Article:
Thank you, grandma

Thank you grandma for keeping a penny jar and teaching me to turn lights off when I leave the room.
Thank you grandma for getting on my case when I would say “ya know” after every sentence.
Thank you grandma for making me pick up my feet when I walk instead of shuffling.
Thank you grandma for telling me not to ‘cackle’ when I laugh, but to pull from lower belly laugh.
Thank you, grandma.

Generational shift 06/20/2015 R.I.P.

I was talking with my mom this morning about how lucky I was to have had all of my grandparents not only alive and well up through my adult-hood, but to have been so close with them.

When my maternal grandmother died (age 96) in 2008, I remember my mom saying that the torch had been passed to the next generation. My grandfather had died in 2001 (age 92) so when grandma died, my mom and her brother, my uncle, became the heads of our small family.

My paternal grandfather died in 1998. He was the only one of the four to have had a difficult death. He had worked in (auto) garages his whole life, except for his military service. He had a difficult death caused by a lifetime of smoking. Emphysema is not one of the easier ways to go.

He had permanent grease under his fingernails, which as a child fascinated me. To me it meant that he was a hard worker and had something to show for it. I think I was fascinated by both grandfather’s hands – my memorial speech for my maternal grandfather was about his large, worn, worked hands. My grandparents were blue-collar working people, with the rough, scarred hands to show for the toils.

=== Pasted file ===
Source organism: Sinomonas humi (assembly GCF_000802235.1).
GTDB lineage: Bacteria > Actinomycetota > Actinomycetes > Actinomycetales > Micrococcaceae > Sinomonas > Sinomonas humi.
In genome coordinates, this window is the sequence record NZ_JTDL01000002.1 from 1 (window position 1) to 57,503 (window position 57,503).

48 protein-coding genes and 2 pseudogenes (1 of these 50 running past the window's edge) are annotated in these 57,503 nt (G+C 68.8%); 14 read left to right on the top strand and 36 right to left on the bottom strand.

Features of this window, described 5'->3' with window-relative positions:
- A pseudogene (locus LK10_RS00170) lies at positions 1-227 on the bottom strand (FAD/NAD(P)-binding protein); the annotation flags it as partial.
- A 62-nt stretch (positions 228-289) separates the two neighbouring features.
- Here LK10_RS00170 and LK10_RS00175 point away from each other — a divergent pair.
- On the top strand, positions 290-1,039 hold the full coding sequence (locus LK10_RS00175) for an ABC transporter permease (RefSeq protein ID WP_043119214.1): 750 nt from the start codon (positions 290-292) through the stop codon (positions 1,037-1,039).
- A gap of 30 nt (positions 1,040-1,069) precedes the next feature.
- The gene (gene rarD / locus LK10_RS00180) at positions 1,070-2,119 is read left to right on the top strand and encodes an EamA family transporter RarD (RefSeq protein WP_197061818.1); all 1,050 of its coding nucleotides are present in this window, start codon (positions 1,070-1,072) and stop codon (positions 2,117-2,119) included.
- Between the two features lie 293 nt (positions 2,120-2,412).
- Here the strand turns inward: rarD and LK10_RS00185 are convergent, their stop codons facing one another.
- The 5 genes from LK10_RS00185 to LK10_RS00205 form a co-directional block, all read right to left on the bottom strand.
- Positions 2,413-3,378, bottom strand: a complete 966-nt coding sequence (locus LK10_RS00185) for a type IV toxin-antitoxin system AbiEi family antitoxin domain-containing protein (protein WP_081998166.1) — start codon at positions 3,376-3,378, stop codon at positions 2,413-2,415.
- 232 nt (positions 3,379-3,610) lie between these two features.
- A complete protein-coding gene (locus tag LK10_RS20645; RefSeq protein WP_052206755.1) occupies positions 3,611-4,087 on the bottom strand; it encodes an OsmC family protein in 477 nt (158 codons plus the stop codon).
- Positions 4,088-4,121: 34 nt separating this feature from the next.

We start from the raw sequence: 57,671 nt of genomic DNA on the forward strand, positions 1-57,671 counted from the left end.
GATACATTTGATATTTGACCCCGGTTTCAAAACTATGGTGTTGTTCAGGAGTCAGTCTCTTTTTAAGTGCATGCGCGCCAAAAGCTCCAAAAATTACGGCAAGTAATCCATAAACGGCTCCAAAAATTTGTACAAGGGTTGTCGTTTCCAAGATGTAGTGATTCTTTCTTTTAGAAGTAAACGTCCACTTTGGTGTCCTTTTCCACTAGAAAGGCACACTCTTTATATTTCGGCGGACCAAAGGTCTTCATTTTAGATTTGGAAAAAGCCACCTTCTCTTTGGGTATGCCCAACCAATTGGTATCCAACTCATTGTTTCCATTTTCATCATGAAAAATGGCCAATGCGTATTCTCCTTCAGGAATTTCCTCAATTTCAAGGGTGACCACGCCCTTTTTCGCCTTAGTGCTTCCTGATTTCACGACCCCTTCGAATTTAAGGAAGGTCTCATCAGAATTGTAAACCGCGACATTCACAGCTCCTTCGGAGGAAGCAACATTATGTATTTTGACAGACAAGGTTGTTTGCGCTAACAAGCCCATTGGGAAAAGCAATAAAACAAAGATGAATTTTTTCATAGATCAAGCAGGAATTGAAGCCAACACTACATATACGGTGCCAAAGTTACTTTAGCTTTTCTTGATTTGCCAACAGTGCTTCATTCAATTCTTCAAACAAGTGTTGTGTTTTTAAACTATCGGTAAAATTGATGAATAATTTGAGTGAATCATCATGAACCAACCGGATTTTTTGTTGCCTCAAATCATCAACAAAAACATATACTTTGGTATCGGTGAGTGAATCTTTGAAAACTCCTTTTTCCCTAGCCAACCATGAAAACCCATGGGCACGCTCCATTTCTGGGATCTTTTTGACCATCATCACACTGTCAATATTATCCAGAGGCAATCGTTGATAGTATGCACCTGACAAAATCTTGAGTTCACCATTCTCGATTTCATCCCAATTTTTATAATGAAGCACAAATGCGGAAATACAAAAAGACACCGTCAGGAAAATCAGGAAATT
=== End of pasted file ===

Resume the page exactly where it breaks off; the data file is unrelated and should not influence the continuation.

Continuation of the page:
My grandma who died this morning was an amazing woman. Like the rest of my family, hard working and tough. She had an indomitable spirit, that I often try to channel when I’m having a difficult time.

She was the last of my grandparents to die. She was 95 years old, and even while in hospice, her same stalwart spirit was there.

Her matzoh-ball soup was legendary in our family, and we were all saddened when she was no longer able to make it. In a Jewish family, food is one thing that we congregate around. It is how we communicate. I grew up with grandma’s egg creams, matzoh brei, (often with cottage cheese mixed in), melty butterscotch brownies, a never-ending confusion from grandma as to why I didn’t like gefilte fish, and of course, her delectable matzoh ball soup.

I’ll never have grandma’s matzoh ball soup again, but my Aunt will carry on the traditions of our family and we will now congregate around her hand-hewn oak dining table.




I lost my grandma’s necklace today. It was silver and lovely. She let me borrow it for an evening out last time I visited her. It came home with me in my bag and when I asked her about sending it back, she told me to keep it. It’s one of my few pieces of jewelry, and when I wear it, it reminds me of my grandma. She is in her mid-90’s and amazing. Nothing fazes her. When I have a bad day, I try to channel her and let whatever is bothering me roll off my shoulders.

Earlier today I had a feeling that I would lose that necklace today. I ran my fingers across its bumpy texture and considered taking it off. The feeling was fleeting and I turned my attention back to my work at hand.

I know the moment it left my neck, not consciously, but there was a slight difference. It happened when I left work, as I was walking across the parking lot I lifted my work i.d. lanyard off over my head. I didn’t know it at the time, but as I drove away down the highway, I realized the loss.

As I reached up to my now bare neck, I flashed to that earlier feeling. Even though I was sad at the loss, I chuckled at my lack of listening to myself. I knew!

This feeling has happened to me before. Enough times that it’s familiar, but not often enough for me to have practice holding on to it. I don’t understand “precognition,” but it happens to enough people that it has a word, a dictionary definition even.

Perhaps one of these days, I’ll have enough clarity to hold on to that moment and act on it. I’ve been able to do that in the past, but the feelings happen more often that clarity.

I still hold hope that my grandma’s necklace turns up. It is a small, symbolic connection to a wonderful woman who won’t be around too very much longer, and I will hold on to her however I can.